x) India is a party to UN’s Rotterdam Convention on the Prior Informed Consent (PIC) Procedure for certain hazardous Chemicals and Pesticides in international trade which entered into force on 24 February 2004. In response to the concerns of countries lacking adequate infrastructure to monitor the import and use of hazardous chemicals, the United Nations Environment Programme (UNEP) and the Food and Agriculture Organization of the United Nations (FAO) had jointly introduced the Prior Informed Consent (PIC) procedure. The Convention helps ensure that governments have the information they need about hazardous chemicals for assessing risks and taking informed decisions on chemical imports. In international law, PIC is an established legal safeguard against hazardous substances.
xi) In Rio de Janeiro, Brazil after deliberations during 20-22 June 2012 at the UN Conference on Sustainable Development, the Outcome Document, The future we want at para 89 reads: “We acknowledge the work already undertaken to enhance synergies among the three conventions in the chemicals and waste cluster (the Basel Convention on the Control of Transboundary Movements of Hazardous Wastes and their Disposal, the Rotterdam Convention on the Prior Informed Consent Procedure for Certain Hazardous Chemicals and Pesticides in International Trade and the Stockholm Convention on Persistent Organic Pollutants). At 213 of the reads: “We reaffirm our aim to achieve, by 2020, the sound management of chemicals throughout their life cycle and of hazardous waste in ways that lead to minimization of significant adverse effects on human health and the environment, as set out in the Johannesburg Plan of Implementation.”
EU WASTE SHIPMENT REGULATION
xii) Under the European Union (EU) waste shipment regulation 259/93, implementing the Basel Convention, ships are mentioned and removal of dangerous substances is required. Annex II of the EU waste shipment regulation 259/93, with respect to ships states: "Vessels and other floating structures for breaking up, properly emptied of any cargo and other materials arising from the operation of the vessel which may have been classified as a dangerous substance or waste."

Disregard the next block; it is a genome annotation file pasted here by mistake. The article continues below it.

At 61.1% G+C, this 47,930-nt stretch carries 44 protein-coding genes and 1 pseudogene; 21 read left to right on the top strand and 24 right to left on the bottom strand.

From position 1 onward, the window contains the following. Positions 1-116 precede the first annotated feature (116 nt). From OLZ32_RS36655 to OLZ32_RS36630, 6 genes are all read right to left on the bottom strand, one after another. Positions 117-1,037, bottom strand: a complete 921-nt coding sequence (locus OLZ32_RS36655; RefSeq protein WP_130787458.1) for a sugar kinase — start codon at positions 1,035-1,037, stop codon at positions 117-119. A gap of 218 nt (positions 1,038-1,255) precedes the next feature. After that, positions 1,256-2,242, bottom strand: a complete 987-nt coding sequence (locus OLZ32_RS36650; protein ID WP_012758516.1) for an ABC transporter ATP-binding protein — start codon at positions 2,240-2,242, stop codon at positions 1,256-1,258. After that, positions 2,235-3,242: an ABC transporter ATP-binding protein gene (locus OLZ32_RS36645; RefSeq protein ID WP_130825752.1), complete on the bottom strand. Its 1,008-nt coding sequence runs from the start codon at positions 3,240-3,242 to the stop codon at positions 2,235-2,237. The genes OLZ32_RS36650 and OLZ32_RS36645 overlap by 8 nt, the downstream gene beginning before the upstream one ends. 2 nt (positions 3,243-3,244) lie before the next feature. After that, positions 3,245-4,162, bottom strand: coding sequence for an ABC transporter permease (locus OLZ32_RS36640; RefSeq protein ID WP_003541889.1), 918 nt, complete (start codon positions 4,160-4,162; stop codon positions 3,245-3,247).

xiii) A letter of Shri Rajgopal Sharma, Advisor, Indian Embassy, Brussels dated December 20, 2011 has revealed that most of the dead and hazardous ships that are currently at Alang beach are in illegal traffic. The letter was based on Shri Sharma’s conversation with Shri Julio Garcia Burgues, Head of the Waste Management Unit, European Commission – DG Environment. This letter has been brought to the notice of the Parliamentary Standing Committee on Transport, Tourism & Culture.
12. POSITION UNDER THE ENVIRONMENT (PROTECTION) ACT, 1986:
The said Act defines under Section 2(e) ‘hazardous substance’. Under the said Act, Rules have been framed, namely, Hazardous Wastes (Management, Handling and Transboundary movement) Rules, 2008. Chapter VI of the said Rules of 2008 deal with import and export of hazardous waste. The Rule 12 says that MoEF shall be the nodal ministry to deal with Transboundary movement of hazardous waste. Rule 16 provides procedure for import of hazardous waste for the purpose of recycling of those wastes which are not banned under the Rules. The said Rule incorporates the principle of prior informed consent.
13. SITUATION AT ALANG BEACH
i) That that as many as 5924 ships have been dismantled from 1982 onwards. From 1998 up to August, 2010, 194 deaths have occurred and 348 persons have been injured. More than 415 dead ships have beached / broken in the year 2011-2012 alone. The ship in question is an oil tanker having capacity of 3000 tons which had caused environment havoc in Alaskan waters. Currently, there are some 160 dead ships standing at Alang Beach Bhavnagar, Gujarat with impunity and in violation of Court’s order, UN’s Basel Convention on Transboundary Movement of Hazardous Wastes and Their Disposal and Hazardous Waste Management Rules.
ii) That TSDF facility was constructed when the absence of it at Alang (Gujarat) was pointed out by the Petitioner. However, the said facility is full and therefore, the Standing Monitoring Committee of the MoEF in its report dated 24.1.2011 had taken a decision that “It was also informed to the stake holders that without the TSDF facility, the ship breaking activities should not be allowed by the GPCB as per the Supreme Court directions.” The report of the Standing Committee as well as Ministerial Committee show total non-compliance of the directions of this Hon’ble court